Canadian and Mexican Union Leaders Support Locked-Out ABI Workers

BÉCANCOUR, Que. – United Steelworkers (USW) members across Canada and the U.S. will mobilize to support workers locked out of their jobs at the ABI aluminum smelter, USW Canadian Director Ken Neumann says.

Neumann and Steelworkers Quebec Director Alain Croteau were joined on the picket line today by leaders of Mexico’s national miners’ union Los Mineros, who also pledged their solidarity with ABI workers who have been targeted by multinationals Alcoa and Rio Tinto – co-owners of the Bécancour smelter.

“It’s unacceptable that these two multinationals have decided to play with the lives of more than 1,000 families just to serve their corporate interests,” Neumann said.

“Steelworkers have a well-established tradition of international solidarity when working people are under attack by global corporate giants. Our local unions everywhere will stand shoulder-to-shoulder with you,” Neumann told the locked-out ABI employees.

In coming days the USW will be informing its local unions across the country about the lockout and will be mobilizing support for the workers.

“Multinational corporations often seek to divide workers, but our strength lies in our solidarity,” Los Mineros representatives Oscar Alzaga and Jesús Armando Velásquez said in a joint statement to the locked-out workers. “Be assured that you have the support of our members, the miners of Mexico.”

The Bécancour workers also have received the backing of the global trade union federation IndustriALL, which represents more than 50 million workers in 140 countries. The international federation has called on ABI management to return to the bargaining table to seek a negotiated resolution to the lockout.

Steelworkers Quebec Director Alain Croteau called on the Quebec government to get off the sidelines and fulfill its duty to the working families and the community affected by an unnecessary lockout orchestrated by foreign corporations.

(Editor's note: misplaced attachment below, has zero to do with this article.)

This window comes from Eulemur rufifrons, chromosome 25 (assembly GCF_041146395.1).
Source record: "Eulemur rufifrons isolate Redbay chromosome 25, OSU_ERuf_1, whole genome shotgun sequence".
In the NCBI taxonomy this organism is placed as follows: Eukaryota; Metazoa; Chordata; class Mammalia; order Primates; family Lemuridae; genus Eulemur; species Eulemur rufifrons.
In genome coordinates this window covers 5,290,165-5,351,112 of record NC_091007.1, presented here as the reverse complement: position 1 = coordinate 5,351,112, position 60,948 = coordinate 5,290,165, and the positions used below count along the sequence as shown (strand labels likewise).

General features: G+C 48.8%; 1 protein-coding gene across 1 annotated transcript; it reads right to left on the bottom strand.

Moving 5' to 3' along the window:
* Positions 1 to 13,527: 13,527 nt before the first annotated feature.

“We are confronted by two multinationals that receive massive benefits in the form of low-cost hydro rates and in return they are holding an entire community hostage,” Croteau said.

“This lockout has little to do with labour-management negotiations. Workers and their families are paying the price for corporate scheming intended to boost aluminum prices and get lower hydro rates. The Quebec government can no longer stand by and condone this unacceptable situation.”

ABI management, with the blessing of Alcoa and Rio Tinto, locked out 1,030 employees at the smelter in the middle of the night on Jan. 11, in the process rejecting the union’s offer to continue negotiations.

The lockout and accompanying shutdown of two potlines at the smelter are creating significant costs for the company that far exceed the cost of resolving the issues separating the parties at the bargaining table, the USW says. The outstanding issues involve the workers’ pension plan and seniority rights.

Donations to the locked-out workers can be sent to:

ATTN: Éric Moore, financial secretary
Syndicat des Métallos, section locale 9700
8310, rue Desormeaux
Bécancour, Québec
G9H 2X2


For further information:

Clairandrée Cauchy, Syndicat des Métallos/USW Communications, 514-774-4001, ccauchy@metallos.ca

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